We Ethiopians owe a debt of gratitude to the people and government of South Africa for hosting this monumental event. It is more than reciprocal.
- “We are grateful to the people of Ethiopia for encouraging these talks and patiently waiting for the outcome. We are confident that they will embrace the results of these talks and ensure their timely implementation.”
It is very rare for a high caliber international team supported by a panel of experts to express appreciation to the “people of Ethiopia for encouraging these talks and patiently waiting for the outcome.” Ethiopians, including some Tigreans in the diaspora” welcomed the news. This celebratory news suggests that individuals and families are directly affected by the war.
Africans say, “It takes a village to raise a child.” It is high time for Ethiopians regardless of ethnicity and past animus to break silos; reach out to one another and focus on forging a brighter future. Implementation of the peace process can benefit from horizontal linkages. It takes all of us.
- “Finally, we are confident that friends of Ethiopia and members of the diplomatic community will lend their support in rebuilding infrastructures in affected communities and the economic recovery of the country. We call on all types of media outlets to support peace, reconciliation, unity, and prosperity in Ethiopia.”
This is where the Ethiopian people deserve financial, technical and diplomatic support from the international community dominated by the West that has been unfairly critical of Ethiopia. I urge them to do the right thing by adhering to the Golden Rule “Do unto others as you would have them do unto you. Treat other people with the concern and kindness you would like them to show toward you.” Ethiopians are among the most considerate and kindest people I know. Even in the worst of times, they share with others the very little they possess.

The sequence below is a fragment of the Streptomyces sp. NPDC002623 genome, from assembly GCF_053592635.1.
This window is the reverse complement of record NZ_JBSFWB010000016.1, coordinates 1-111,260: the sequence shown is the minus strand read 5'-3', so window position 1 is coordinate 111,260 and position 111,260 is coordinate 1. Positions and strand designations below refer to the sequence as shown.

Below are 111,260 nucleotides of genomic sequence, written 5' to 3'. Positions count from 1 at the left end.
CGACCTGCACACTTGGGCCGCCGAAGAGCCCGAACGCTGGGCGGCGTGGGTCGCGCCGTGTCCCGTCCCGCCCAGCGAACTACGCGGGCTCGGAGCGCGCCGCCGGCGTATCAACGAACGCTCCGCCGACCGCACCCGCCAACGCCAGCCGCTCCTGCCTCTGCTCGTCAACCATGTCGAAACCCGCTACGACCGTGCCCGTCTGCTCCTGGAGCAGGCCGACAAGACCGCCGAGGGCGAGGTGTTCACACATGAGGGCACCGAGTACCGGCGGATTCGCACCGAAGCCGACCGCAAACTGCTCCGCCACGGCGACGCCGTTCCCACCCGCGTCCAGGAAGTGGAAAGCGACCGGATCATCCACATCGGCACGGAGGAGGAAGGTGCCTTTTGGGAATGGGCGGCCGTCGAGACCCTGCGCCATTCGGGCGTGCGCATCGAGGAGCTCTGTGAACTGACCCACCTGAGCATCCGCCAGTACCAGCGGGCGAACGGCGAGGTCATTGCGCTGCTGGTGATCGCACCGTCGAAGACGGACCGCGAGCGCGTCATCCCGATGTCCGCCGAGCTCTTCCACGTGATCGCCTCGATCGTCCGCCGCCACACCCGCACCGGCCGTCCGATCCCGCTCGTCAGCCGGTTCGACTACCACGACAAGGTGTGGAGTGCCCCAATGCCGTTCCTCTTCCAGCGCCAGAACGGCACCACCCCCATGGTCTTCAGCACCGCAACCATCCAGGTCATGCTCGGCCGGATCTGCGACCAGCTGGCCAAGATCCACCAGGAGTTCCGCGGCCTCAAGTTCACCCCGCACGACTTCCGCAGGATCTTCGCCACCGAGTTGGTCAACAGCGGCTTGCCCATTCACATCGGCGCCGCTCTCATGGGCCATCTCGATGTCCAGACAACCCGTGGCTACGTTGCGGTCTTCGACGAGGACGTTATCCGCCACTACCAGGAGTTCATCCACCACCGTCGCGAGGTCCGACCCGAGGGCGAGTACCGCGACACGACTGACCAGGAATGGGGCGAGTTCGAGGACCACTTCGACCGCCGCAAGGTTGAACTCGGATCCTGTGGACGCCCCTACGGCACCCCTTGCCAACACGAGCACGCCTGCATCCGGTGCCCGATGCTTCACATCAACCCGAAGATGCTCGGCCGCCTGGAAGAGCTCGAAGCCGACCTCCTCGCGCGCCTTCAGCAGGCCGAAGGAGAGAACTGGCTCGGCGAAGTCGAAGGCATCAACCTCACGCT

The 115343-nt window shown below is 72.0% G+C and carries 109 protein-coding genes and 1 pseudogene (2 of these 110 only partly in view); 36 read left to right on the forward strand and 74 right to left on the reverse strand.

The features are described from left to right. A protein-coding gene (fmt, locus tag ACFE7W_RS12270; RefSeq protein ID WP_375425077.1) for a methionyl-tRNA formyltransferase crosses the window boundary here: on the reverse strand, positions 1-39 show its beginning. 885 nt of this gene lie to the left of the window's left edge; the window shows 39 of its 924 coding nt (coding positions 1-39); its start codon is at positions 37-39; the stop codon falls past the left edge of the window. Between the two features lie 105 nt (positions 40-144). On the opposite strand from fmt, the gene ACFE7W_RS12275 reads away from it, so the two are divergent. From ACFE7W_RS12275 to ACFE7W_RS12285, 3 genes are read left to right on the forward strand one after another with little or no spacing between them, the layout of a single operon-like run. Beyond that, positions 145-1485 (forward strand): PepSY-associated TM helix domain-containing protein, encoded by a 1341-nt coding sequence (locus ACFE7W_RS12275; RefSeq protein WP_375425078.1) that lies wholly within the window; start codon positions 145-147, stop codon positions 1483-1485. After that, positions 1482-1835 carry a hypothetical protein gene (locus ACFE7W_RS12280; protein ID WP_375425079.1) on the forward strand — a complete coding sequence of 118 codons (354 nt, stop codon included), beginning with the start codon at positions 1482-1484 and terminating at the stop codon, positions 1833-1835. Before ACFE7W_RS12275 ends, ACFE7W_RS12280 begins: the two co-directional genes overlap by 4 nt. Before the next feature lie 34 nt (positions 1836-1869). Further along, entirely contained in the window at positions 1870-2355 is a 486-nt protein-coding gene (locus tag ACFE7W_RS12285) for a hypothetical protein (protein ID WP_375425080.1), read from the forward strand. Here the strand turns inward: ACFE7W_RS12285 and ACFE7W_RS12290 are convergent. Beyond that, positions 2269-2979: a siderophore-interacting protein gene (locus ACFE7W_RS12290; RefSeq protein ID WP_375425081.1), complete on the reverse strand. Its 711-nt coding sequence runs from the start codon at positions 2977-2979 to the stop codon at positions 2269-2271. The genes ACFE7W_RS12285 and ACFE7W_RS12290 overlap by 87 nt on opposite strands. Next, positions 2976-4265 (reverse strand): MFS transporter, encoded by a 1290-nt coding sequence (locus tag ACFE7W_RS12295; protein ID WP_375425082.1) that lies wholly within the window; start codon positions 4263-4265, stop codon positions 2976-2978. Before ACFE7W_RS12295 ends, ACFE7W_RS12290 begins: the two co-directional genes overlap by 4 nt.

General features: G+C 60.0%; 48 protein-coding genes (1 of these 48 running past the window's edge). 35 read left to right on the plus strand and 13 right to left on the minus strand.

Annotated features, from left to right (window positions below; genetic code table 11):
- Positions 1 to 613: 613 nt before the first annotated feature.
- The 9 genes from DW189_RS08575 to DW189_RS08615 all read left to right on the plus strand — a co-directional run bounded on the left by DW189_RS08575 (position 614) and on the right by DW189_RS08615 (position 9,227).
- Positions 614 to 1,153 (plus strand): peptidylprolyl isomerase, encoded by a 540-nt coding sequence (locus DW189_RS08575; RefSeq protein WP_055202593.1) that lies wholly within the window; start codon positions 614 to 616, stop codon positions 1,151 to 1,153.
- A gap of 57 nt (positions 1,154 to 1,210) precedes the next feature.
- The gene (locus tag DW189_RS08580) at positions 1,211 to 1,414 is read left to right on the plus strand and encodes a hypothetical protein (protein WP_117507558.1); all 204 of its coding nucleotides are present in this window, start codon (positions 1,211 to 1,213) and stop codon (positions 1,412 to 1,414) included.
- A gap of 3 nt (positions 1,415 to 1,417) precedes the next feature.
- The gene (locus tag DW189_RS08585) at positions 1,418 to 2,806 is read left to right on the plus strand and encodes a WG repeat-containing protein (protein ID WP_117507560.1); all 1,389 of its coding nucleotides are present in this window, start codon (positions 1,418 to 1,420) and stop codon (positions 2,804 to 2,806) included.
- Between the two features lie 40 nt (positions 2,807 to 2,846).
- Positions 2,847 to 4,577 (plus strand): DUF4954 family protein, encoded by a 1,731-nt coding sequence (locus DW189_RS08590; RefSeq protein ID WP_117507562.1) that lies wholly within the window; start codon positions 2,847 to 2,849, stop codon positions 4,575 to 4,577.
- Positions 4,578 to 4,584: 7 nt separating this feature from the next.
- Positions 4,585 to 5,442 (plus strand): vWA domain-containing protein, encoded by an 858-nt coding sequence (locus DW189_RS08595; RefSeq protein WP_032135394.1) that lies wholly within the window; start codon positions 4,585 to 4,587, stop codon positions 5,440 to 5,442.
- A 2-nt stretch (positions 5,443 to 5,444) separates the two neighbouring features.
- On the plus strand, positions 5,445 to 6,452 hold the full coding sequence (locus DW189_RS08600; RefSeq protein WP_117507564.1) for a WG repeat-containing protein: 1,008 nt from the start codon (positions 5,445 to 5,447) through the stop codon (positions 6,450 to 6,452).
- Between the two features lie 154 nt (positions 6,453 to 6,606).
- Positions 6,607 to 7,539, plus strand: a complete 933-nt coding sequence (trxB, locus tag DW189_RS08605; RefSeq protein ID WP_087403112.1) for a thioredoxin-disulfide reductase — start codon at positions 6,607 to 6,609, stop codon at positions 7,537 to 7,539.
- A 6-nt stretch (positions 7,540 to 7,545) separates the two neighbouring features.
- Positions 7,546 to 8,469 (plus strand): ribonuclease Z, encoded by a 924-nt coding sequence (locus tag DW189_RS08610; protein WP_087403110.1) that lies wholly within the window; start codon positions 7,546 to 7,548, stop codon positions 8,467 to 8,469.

The kindest, humane, and considerate welcome and treatment of Tigrean combatants captured or fleeing from Tigray into the Afar and Amhara communities affirm this. The embrace, smile or handshake of negotiators—Ambassador Redwan Hussein of Ethiopia and Getachew Reda of TPLF–attests that at the end of the day, Ethiopians can overcome hatred and vitriolic for the common good.
I commend the Ethiopian people for designating November 4—a day of disgrace and treason—to commemorate their heroes and heroines, preselected and killed by TPLF in Mekele, Tigray. I have attached a set of compelling reasons by compatriot Napoleon Amde why this annual event is purposeful.
In conclusion, the principal question Ethiopians and their friends across the globe must pose is “IS TPLF trustworthy?” My considered view is that it is unequivocally not. So, Ethiopia must be vigilant, monitor and verify that TPLF/TDF has, alas, changed for the better.
Finally, I must confess there are huge and unresolved public policy issues that cannot be overlooked. TPLF wrongful and forcible annexation and incorporation of Wolkait, Tegede and Telemt into Greater Tigray is among these. It is critical that this strategic land mass annexed forcibly by TPLF does not revert to TPLF under the pretext of adhering to a flawed Constitution that TPLF violated repeatedly and deliberately for 27 years when it ruled Ethiopia; and over the past few years after it lost power, eventually committing treason and civil war.
ETHIOPIA SHALL PREVAIL!!